Back in 2018, scientists discovered what they believed to be the first ever subterranean lake of liquid water on Mars, however at the time there was not enough data to confirm that this was the case.
Now though, radar data from the European Space Agency’s orbiting Mars Express spacecraft has not only confirmed the existence of this lake, but also identified three smaller lakes around it.
“We identified the same body of water, but we also found three other bodies of water around the main one,” said study co-author Elena Pettinelli from the University of Rome.
“It’s a complex system.”
Key to the discovery was the Mars Advanced Radar for Subsurface and Ionosphere Sounding (MARSIS) instrument aboard Mars Express that uses radio waves to determine what types of materials exist at any given location on the planet.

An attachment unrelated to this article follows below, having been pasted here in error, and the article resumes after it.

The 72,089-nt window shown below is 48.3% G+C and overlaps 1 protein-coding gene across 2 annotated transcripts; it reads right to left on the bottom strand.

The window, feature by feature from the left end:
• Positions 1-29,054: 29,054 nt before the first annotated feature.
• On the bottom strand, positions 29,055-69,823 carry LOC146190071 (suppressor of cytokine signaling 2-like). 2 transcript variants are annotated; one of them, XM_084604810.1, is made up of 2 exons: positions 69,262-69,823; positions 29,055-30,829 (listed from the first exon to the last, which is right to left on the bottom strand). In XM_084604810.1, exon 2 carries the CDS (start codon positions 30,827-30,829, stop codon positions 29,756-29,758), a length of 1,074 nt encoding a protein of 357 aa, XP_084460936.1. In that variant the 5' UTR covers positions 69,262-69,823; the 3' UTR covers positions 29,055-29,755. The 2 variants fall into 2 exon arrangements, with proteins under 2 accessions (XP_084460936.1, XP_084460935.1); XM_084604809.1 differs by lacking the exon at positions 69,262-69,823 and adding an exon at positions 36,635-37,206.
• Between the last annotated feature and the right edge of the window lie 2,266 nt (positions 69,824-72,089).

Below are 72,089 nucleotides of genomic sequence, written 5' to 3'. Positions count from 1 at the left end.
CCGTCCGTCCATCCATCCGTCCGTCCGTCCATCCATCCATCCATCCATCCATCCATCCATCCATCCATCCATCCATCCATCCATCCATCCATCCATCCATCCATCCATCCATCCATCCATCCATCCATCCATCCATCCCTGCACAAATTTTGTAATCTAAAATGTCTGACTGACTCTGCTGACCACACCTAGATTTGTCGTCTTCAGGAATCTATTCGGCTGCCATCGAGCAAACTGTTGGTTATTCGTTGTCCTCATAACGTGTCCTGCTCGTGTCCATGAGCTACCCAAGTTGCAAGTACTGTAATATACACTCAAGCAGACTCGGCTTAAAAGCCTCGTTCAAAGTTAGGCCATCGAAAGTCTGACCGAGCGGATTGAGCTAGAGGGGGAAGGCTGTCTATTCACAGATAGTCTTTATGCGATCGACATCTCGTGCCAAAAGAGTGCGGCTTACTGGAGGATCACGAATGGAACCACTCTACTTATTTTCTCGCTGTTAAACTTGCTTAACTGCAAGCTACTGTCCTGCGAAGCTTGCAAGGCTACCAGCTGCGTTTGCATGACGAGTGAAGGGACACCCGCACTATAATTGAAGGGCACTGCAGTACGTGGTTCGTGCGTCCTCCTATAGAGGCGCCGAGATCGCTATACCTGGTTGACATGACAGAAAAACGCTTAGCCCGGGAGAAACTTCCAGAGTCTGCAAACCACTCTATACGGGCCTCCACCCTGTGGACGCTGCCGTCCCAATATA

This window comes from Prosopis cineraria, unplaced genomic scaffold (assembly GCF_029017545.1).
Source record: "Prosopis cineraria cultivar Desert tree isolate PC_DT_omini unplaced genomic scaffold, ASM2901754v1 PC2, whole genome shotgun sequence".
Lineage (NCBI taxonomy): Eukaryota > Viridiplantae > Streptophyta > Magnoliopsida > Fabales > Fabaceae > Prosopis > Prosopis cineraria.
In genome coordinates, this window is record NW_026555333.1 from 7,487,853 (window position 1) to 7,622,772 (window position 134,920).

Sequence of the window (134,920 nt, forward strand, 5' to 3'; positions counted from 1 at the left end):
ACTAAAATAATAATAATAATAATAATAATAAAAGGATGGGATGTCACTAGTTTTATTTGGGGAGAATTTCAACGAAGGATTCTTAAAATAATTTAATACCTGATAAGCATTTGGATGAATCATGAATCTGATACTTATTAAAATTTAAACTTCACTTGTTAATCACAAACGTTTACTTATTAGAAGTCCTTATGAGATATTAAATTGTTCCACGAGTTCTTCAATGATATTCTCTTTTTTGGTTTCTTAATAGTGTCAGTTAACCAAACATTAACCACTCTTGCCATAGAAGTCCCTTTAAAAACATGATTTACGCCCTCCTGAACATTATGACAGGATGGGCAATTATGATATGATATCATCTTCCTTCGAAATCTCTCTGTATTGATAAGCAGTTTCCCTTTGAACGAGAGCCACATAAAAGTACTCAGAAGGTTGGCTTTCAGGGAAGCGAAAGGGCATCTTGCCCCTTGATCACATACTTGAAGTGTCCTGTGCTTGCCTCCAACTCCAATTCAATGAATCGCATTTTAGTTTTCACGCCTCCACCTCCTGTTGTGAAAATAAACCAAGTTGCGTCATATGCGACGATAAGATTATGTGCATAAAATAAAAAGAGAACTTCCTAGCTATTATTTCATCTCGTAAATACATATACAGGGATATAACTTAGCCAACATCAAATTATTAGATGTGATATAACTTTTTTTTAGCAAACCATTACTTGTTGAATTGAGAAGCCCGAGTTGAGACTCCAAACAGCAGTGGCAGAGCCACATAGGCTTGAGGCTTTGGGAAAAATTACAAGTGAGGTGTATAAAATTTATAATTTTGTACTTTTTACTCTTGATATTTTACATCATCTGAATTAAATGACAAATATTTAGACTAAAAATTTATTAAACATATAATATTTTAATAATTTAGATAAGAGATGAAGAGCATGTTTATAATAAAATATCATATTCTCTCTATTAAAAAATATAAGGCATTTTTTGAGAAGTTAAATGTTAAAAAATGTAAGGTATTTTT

According to the findings, the larger, central lake measures 30 kilometres across while the three smaller lakes surrounding it are each a few kilometers wide.
The discovery is important because lakes like these could potentially harbor primitive alien life.
That said, in order for water to exist on Mars it is likely to have a very high salt content, which could pose a problem for its habitability.
“There’s not much active life in these briny pools in Antarctica,” said John Priscu from Montana State University. “They’re just pickled. And that might be the case [on Mars].”
It will likely take a future mission to Mars to find out for sure.